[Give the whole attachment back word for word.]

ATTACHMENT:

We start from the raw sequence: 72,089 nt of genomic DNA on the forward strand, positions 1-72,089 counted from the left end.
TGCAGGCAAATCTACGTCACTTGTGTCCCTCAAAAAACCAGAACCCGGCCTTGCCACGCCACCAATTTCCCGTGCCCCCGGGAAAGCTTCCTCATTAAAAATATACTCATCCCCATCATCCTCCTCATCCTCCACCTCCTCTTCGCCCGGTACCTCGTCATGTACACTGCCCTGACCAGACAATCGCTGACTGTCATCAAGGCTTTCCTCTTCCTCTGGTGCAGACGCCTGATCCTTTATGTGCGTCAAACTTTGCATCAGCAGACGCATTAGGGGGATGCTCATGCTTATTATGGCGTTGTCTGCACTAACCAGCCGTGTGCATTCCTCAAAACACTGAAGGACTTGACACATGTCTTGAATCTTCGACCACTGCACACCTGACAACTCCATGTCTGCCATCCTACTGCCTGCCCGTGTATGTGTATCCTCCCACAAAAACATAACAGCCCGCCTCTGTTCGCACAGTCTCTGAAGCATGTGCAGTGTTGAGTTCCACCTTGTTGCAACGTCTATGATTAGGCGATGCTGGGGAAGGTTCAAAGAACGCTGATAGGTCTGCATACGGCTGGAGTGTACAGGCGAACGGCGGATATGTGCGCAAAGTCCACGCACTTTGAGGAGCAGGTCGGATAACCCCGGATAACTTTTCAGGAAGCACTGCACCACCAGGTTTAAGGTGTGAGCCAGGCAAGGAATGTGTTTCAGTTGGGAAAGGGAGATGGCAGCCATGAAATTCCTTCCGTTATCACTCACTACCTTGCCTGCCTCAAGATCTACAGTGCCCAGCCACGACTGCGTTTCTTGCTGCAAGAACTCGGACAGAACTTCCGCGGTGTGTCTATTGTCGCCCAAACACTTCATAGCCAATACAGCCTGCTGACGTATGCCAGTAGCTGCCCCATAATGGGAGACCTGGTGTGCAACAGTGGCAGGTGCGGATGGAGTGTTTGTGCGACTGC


We start from the raw sequence: 72,089 nt of genomic DNA on the forward strand, positions 1-72,089 counted from the left end.
TGCAGGCAAATCTACGTCACTTGTGTCCCTCAAAAAACCAGAACCCGGCCTTGCCACGCCACCAATTTCCCGTGCCCCCGGGAAAGCTTCCTCATTAAAAATATACTCATCCCCATCATCCTCCTCATCCTCCACCTCCTCTTCGCCCGGTACCTCGTCATGTACACTGCCCTGACCAGACAATCGCTGACTGTCATCAAGGCTTTCCTCTTCCTCTGGTGCAGACGCCTGATCCTTTATGTGCGTCAAACTTTGCATCAGCAGACGCATTAGGGGGATGCTCATGCTTATTATGGCGTTGTCTGCACTAACCAGCCGTGTGCATTCCTCAAAACACTGAAGGACTTGACACATGTCTTGAATCTTCGACCACTGCACACCTGACAACTCCATGTCTGCCATCCTACTGCCTGCCCGTGTATGTGTATCCTCCCACAAAAACATAACAGCCCGCCTCTGTTCGCACAGTCTCTGAAGCATGTGCAGTGTTGAGTTCCACCTTGTTGCAACGTCTATGATTAGGCGATGCTGGGGAAGGTTCAAAGAACGCTGATAGGTCTGCATACGGCTGGAGTGTACAGGCGAACGGCGGATATGTGCGCAAAGTCCACGCACTTTGAGGAGCAGGTCGGATAACCCCGGATAACTTTTCAGGAAGCACTGCACCACCAGGTTTAAGGTGTGAGCCAGGCAAGGAATGTGTTTCAGTTGGGAAAGGGAGATGGCAGCCATGAAATTCCTTCCGTTATCACTCACTACCTTGCCTGCCTCAAGATCTACAGTGCCCAGCCACGACTGCGTTTCTTGCTGCAAGAACTCGGACAGAACTTCCGCGGTGTGTCTATTGTCGCCCAAACACTTCATAGCCAATACAGCCTGCTGACGTATGCCAGTAGCTGCCCCATAATGGGAGACCTGGTGTGCAACAGTGGCAGGTGCGGATGGAGTGTTTGTGCGACTGC